The Rise of the Female Breadwinner

More women have become economic forces with the modern workplace. All of those college degrees women are earning these days and the evolution of the family structure, along with the fact that women live longer than men, have all led to a rise in women being the primary person responsible for planning and maintaining their financial future. Mothers alone contribute almost $1 million to the U.S. economy, according to data from the U.S. Census Bureau’s 2015 survey. Further, the Senate’s Joint Economic Committee reports that women provide nearly 40 percent of the household earnings for families with working mothers.

Women have become a major economic force, changing the modern workforce and making up 47% of all workers. Today, 70% of mothers with children under the age of 18 are working–up from 47% in 1975, says the Bureau of Labor Statistics. This increase of women in the workplace has fueled U.S. economic growth. The economy is 13.5% bigger than it would have been if women hadn’t increased the time they spent working for pay since the 1970s, translating to an additional $2 trillion in gross domestic product, according to the 2016 Economic Report of the President. What’s more, a study from the McKinsey Global Institute found that $12 trillion could be added to the global GDP, the value of all the goods and services produced in a country, by 2025 by advancing women’s equality in our society and the workplace.

Many of these breadwinner women are leading their family’s financial futures. In a recent study by Allianz Life, 53% of women said they are responsible for managing their household’s long-term savings and investments. Further, 67% of women reported that becoming more knowledgeable and involved in managing their finances made a difference in their quality of life.

Women and financial planning.

Successful businesswoman, entrepreneur, artist, mother, wife, mentor, leader, community activist: Whether for their education, career or family, women probably had a plan to help them reach their goals.  Most women have, or will, face unique financial challenges. These challenges make proactive planning and investing all the more important.

Financial concerns for women.

Women have longer life expectancy–an average of 4.9 years longer than men, which brings with it many opportunities as well as challenges–such as making sure your money lasts for all you want to do.

  • Women have higher health care costs. Long lifespans can lead to increased health care costs for women, as well as unintended stress on loved ones you provide care–which makes prudent planning even more critical.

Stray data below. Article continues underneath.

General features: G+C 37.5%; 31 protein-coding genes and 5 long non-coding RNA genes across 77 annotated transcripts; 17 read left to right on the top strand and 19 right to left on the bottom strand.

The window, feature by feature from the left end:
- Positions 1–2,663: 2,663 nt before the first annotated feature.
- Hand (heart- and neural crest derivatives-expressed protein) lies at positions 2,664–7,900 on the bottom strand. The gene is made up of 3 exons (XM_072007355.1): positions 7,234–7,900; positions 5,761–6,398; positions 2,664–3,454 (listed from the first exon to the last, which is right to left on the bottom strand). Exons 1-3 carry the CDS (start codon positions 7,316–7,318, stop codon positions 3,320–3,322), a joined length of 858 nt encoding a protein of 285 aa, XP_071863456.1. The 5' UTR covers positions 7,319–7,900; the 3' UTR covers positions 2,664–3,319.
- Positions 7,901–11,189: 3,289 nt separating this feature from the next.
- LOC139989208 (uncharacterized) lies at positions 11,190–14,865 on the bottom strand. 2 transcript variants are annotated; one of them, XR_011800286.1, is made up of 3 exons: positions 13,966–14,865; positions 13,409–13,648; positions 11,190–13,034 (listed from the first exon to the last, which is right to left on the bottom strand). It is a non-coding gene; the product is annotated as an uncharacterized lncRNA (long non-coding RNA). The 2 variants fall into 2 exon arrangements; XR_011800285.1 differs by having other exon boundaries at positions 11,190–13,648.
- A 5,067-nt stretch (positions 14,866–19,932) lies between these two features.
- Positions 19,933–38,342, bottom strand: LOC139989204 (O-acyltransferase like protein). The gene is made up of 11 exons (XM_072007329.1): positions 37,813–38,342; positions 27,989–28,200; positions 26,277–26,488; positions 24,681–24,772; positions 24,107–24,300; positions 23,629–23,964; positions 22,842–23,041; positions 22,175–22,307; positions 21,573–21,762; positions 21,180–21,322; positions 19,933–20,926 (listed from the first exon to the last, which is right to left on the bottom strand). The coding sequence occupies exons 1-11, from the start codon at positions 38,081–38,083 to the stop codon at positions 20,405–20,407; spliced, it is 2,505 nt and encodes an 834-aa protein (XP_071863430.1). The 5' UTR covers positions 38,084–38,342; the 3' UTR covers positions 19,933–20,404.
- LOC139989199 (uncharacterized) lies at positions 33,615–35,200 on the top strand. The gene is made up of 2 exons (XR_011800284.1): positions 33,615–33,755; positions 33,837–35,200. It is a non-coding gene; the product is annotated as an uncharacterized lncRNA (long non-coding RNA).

• Women often have to work harder at work-life balance. Nurturing your family as well as your career can lead to interruptions in your earnings arc–highlighting the need for more focus around saving and investing.
  • Women still face a wage gap. The pay gap is closing, but still exist. Women earn 79 cents for every dollar men earn, so they are likely to accumulate less wealth over their careers–emphasizing the need for a plan to maximize your worth.
  • Many women face handling their finances alone. In their later years, 80% of women will be single, resulting in increased financial responsibility and the stresses that come with it–and a need to manage your funds independently.
  • Unfortunately, 50% of all marriages end in divorce. This causes women to have to face a life they never envisioned, one filled with new paths to take and fresh opportunities for growth.

But, before they begin that, there are a few things for them to consider…

  • Establishing accounts in their own name
  • Developing a new budget and cash reserves
  • Re-assessing insurance needs
  • Continuing to save toward retirement
  • Updating beneficiary designations and estate planning documents

Working with an advisor.

When it comes to financial planning, there’s only one person who matters; YOU. This is your life, your goals, your dreams. It’s not just about saving for retirement or paying for a child’s education. It’s about having the resources and the time to accomplish your goals, and still enjoy life’s great moments. By working with a trusted financial advisor, you can access the resources and support women need to develop a personalized plan–to prepare for all that life has to offer. 

Mark Johnson is a financial advisor with Heartland Wealth Management, 3351 W Rock Creek Road, Suite 130, Norman. He can be contacted at 561.7051 or Mark.Johnson@heartlandwm.com.